If you’ve been to the grocery store in the last few days, you may have seen something different on some of the meat department labels.
The US Department of Agriculture began demanding new labels for mechanically tenderized beef last month.
This is a procedure you may not be aware of, but it’s a common way to make meat more tender, which is a key selling point for beef.
It’s a very straightforward procedure. The beef is pierced with needles or knives. As a result, the tissue is broken up. The procedure can take place before the beef is packaged, at a grocery store or butcher’s counter, or in a restaurant.
Although this is an excellent method for tenderizing beef, it has one flaw.
The blades or needles will drive bacteria and germs deep into the meat’s interior, which takes longer to cook than the outside.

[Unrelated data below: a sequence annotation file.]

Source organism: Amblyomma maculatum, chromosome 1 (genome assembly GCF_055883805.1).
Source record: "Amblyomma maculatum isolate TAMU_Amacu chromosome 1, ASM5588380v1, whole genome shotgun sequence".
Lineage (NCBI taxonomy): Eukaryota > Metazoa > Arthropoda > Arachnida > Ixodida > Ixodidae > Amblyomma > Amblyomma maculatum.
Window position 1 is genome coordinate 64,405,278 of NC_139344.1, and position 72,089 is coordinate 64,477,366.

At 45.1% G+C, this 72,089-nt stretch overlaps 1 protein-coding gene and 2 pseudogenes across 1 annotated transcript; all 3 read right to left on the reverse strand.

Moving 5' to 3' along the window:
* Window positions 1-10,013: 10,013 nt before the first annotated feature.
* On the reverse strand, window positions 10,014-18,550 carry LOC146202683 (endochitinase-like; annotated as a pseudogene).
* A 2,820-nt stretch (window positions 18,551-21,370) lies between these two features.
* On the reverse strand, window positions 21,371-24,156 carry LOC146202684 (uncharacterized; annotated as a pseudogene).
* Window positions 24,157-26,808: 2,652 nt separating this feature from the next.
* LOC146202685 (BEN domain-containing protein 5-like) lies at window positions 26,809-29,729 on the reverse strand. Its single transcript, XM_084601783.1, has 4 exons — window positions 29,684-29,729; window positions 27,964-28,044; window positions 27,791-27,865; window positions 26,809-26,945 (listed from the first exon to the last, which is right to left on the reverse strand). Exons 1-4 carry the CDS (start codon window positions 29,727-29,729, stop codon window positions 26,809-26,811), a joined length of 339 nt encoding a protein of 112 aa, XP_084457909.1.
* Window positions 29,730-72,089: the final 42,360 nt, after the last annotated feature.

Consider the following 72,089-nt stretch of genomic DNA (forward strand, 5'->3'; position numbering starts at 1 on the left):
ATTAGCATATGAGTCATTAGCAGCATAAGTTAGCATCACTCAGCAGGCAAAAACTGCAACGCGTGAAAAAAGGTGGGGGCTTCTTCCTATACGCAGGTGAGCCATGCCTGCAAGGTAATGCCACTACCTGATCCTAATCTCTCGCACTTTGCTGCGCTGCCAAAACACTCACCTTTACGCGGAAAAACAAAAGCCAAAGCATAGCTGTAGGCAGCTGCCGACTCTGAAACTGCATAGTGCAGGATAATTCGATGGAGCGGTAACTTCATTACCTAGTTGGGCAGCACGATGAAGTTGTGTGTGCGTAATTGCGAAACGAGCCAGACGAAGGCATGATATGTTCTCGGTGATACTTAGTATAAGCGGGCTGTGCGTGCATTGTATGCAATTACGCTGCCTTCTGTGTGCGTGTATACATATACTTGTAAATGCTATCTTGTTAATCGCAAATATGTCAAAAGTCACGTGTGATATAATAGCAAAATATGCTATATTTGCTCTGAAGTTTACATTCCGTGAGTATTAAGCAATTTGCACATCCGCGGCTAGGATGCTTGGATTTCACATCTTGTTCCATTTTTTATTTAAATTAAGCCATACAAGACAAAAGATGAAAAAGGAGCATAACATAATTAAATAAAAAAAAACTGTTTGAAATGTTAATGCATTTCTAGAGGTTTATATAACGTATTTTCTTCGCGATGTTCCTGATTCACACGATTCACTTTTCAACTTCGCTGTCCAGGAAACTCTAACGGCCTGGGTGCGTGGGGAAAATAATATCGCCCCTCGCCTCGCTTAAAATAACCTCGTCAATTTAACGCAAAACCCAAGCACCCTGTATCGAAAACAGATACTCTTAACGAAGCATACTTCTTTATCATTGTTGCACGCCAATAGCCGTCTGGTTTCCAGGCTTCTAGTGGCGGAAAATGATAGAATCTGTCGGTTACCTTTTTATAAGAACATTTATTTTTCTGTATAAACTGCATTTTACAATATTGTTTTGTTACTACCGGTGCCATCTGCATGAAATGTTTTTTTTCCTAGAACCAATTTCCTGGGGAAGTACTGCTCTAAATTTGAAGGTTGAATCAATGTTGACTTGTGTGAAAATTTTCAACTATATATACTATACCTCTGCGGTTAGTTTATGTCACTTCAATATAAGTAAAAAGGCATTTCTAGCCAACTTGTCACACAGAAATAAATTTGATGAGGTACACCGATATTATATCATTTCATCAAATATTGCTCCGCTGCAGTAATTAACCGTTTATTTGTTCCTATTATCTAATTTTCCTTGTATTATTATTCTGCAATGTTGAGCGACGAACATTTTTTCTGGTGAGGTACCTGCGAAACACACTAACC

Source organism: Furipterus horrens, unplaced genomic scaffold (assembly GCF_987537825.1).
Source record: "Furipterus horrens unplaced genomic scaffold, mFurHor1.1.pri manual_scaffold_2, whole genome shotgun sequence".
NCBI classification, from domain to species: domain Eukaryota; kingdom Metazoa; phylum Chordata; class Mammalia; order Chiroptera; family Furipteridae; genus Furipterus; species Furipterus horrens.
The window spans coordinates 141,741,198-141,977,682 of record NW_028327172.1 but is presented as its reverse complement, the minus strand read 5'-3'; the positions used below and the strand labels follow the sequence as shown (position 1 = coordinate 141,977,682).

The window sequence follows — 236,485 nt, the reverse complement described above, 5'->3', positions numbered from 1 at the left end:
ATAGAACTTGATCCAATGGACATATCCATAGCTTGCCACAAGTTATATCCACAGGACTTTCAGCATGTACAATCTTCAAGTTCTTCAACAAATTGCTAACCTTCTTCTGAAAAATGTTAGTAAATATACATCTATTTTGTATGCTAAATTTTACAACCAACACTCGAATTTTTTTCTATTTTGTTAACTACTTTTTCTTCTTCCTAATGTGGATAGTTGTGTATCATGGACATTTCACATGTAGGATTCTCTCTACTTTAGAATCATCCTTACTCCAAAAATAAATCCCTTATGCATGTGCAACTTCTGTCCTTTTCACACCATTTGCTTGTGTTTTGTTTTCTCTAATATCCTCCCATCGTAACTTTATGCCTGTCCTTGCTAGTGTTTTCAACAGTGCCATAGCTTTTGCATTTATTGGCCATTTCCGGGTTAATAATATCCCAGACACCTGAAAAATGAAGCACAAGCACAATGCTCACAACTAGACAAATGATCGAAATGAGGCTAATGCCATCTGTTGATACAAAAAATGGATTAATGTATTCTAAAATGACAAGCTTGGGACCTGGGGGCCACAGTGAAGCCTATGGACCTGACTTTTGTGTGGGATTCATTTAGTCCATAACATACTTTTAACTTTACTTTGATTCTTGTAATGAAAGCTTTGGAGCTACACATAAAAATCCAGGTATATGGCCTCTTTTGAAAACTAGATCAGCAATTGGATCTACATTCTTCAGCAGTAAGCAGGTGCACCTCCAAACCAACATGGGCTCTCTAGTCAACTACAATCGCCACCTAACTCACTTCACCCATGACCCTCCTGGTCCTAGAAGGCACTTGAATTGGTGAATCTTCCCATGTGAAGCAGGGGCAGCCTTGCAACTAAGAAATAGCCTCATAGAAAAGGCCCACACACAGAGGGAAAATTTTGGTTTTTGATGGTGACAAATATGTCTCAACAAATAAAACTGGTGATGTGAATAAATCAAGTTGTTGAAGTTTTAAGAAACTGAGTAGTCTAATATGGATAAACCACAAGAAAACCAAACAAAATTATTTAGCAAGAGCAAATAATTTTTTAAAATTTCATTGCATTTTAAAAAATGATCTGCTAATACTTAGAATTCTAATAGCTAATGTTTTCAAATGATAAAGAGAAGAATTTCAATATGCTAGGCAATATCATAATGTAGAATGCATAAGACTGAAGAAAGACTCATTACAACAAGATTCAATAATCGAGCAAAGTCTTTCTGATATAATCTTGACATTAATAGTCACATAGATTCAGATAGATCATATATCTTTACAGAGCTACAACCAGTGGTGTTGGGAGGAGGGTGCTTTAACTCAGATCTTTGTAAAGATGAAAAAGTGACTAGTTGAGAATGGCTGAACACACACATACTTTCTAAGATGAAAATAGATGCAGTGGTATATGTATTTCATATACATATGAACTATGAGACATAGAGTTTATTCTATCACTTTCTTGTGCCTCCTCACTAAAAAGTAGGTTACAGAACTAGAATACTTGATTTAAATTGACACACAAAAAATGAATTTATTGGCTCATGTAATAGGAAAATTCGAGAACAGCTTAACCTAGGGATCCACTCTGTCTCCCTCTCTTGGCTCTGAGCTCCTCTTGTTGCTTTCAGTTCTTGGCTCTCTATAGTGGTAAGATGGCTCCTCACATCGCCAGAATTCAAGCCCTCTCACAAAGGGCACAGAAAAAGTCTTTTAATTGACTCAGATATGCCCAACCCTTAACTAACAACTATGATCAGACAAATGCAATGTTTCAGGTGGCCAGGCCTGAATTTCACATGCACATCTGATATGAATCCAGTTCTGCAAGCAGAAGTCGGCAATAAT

Mechanically tenderized beef products have been linked to six outbreaks since 2000, making this a serious concern. Hospitalization and hemolytic uremic syndrome is used in some cases. Anemia (the destruction of red blood cells) is a complication of this condition, which can lead to acute kidney failure.
In both of these incidents, undercooking these foods was a major contributing factor.
The updated labeling guidelines are a way to alert you to the higher food safety risk associated with mechanically tenderized items, which look no different from those that haven’t been handled this way.
The USDA recommends cooking these ingredients in the same way you would whole cuts of beef. Until extracting the meat from the heat source, heat it to an internal temperature of 145°F, as determined with a food thermometer.
for protection and quality Leave for at least three minutes of resting time before cutting or eating meat.The internal temperature will begin to kill pathogens during this rest period.
SOURCE: Beef Retailers Now Labeling Mechanically Tenderized Beef. News Release. USDA.